Oil up, stocks rally to records as US political uncertainty ebbs

Spurred on by vaccine hopes, oil reached levels not seen since before the coronavirus pandemic began to spread in March. ― Picture by Miera Zulyana
Spurred on by vaccine hopes, oil reached levels not seen since before the coronavirus pandemic began to spread in March. ― Picture by Miera Zulyana

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NEW YORK, Nov 25 — Stocks ended at record highs yesterday while bitcoin and oil prices also rose as political uncertainty subsided after US President-elect Joe Biden got the formal go-ahead to begin his transition to the White House.

Short of spelling out his defeat after repeated false claims that he had won the November 3 race, President Donald Trump said Monday he told the federal agency that must sign off on the presidential transition to begin the process.

Japan’s Nikkei closed at its highest since 1991, European stocks ended at their highest since February and Wall Street’s Dow Industrials hit a record high above 30,000, with reports of Biden’s nomination of former Federal Reserve Chair Janet Yellen further enticing risk-taking investors.

The bullish backdrop was upbeat Covid-19 vaccine news, including likely shots for some first responders in a matter of weeks and a highly successful so-called “vaccine for the world” that could be more easily distributed across even the poorest countries.

“A little bit of decreasing uncertainty on the election front, the market seems pretty favourable on the Yellen announcement, it just seems like one of those good days where all things are moving a little higher,” said Ross Mayfield, investment strategy analyst at Baird.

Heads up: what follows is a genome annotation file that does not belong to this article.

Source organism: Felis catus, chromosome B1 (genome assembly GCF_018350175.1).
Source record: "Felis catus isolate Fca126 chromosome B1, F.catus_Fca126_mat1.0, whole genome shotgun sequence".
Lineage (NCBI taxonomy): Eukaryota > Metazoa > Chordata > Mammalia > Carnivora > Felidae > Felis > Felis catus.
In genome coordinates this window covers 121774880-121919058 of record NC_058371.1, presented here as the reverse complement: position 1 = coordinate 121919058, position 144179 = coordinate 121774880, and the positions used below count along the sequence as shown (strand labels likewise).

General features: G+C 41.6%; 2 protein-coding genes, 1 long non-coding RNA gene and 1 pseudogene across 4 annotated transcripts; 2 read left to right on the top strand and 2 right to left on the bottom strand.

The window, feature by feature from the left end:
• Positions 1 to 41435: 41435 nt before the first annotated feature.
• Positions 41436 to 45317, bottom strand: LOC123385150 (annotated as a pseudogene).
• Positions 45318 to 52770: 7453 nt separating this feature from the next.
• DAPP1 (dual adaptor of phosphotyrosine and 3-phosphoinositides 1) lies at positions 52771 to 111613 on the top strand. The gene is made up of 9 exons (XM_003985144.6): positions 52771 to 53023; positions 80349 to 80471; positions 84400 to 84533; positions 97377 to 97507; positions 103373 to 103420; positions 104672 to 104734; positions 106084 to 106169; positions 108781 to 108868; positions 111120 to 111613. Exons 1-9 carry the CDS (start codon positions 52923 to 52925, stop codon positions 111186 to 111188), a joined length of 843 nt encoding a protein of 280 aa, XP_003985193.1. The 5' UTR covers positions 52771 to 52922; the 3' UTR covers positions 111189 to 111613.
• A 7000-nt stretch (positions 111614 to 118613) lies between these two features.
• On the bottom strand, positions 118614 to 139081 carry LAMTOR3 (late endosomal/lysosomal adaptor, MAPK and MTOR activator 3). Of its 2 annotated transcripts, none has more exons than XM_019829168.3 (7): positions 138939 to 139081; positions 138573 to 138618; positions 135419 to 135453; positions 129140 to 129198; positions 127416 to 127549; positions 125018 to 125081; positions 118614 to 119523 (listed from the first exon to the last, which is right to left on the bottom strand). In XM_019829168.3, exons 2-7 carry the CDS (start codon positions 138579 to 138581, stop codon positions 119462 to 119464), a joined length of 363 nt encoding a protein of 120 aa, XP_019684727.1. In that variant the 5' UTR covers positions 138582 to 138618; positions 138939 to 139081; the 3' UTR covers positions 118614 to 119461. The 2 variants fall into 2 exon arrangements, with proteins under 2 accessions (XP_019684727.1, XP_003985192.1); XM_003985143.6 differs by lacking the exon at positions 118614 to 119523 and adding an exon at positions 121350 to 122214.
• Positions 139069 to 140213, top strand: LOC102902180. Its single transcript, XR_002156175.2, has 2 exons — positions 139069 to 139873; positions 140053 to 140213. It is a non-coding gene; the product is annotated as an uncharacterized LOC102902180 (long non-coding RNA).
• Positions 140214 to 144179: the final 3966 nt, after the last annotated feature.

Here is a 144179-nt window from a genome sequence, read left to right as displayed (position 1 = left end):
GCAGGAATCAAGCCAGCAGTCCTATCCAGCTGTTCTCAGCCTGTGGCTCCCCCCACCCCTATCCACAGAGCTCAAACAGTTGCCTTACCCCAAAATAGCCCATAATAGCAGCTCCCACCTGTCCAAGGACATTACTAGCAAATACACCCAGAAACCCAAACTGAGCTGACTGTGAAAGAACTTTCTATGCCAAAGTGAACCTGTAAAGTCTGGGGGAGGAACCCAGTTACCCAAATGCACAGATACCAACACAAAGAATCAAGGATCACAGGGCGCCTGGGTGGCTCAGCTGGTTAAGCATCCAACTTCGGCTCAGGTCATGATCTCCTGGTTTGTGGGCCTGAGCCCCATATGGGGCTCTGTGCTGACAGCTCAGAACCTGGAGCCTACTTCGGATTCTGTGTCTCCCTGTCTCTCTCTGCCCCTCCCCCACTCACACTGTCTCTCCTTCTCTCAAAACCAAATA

The Dow Jones Industrial Average rose 454.97 points, or 1.54 per cent, to 30,046.24, the S&P 500 gained 57.82 points, or 1.62 per cent, to 3,635.41 and the Nasdaq Composite added 156.15 points, or 1.31 per cent, to 12,036.79.

The S&P also set a record closing high.

The pan-European STOXX 600 index rose 0.91 per cent and MSCI’s gauge of stocks across the globe gained 1.44 per cent, on track to close at a record high.

Emerging market stocks rose 0.45 per cent. MSCI’s broadest index of Asia-Pacific shares outside Japan closed 0.56 per cent higher, while Japan’s Nikkei rose 2.50 per cent.

Bitcoin rose over 5 per cent with US$20,000 (RM81,750) in sight, with traders expecting volatility ahead due partly to tomorrow’s Thanksgiving holiday in US markets.

The cryptocurrency last rose 3.5 per cent to US$19,017.73 per coin. Gold fell for the fifth session in six.

“Trading conditions are likely to be volatile for the remainder of the week and crypto traders should expect US$1,000 swings in the matter of minutes,” said of bitcoin Edward Moya, senior market analyst at OANDA in New York.

In other currency markets the dollar was under pressure from Yellen’s expected push for fiscal stimulus.

The dollar index fell 0.374 per cent, with the euro up 0.41 per cent to US$1.1889.

The Japanese yen strengthened 0.08 per cent versus the greenback at 104.45 per dollar, while Britain’s pound was last trading at US$1.3359, up 0.27 per cent on the day.

An index of emerging market currencies was little changed on the day. It hit a 2-1/2-year high last week.

Also spurred on by vaccine hopes, oil reached levels not seen since before the coronavirus pandemic began to spread in March.

“The possibility of having a vaccine next year increases the odds that we’re going to see demand return in the new year,” said Phil Flynn, senior analyst at Price Futures Group in Chicago.

US crude rose 4.25 per cent to US$44.89 per barrel and Brent was at US$47.89, up 3.97 per cent on the day.

Spot gold dropped 1.6 per cent to US$1,806.56 an ounce. Silver fell 1.51 per cent to US$23.22.

Long-end Treasury yields extended their rise, further steepening the US yield curve, as investors rushed to riskier investments.

Benchmark 10-year notes last fell 7/32 in price to yield 0.8816 per cent, from 0.859 per cent late on Monday.

The 30-year bond yield was last at 1.6065 per cent, from 1.563 per cent and the 2-year note was last yielding 0.1641 per cent, from 0.169 per cent. — Reuters

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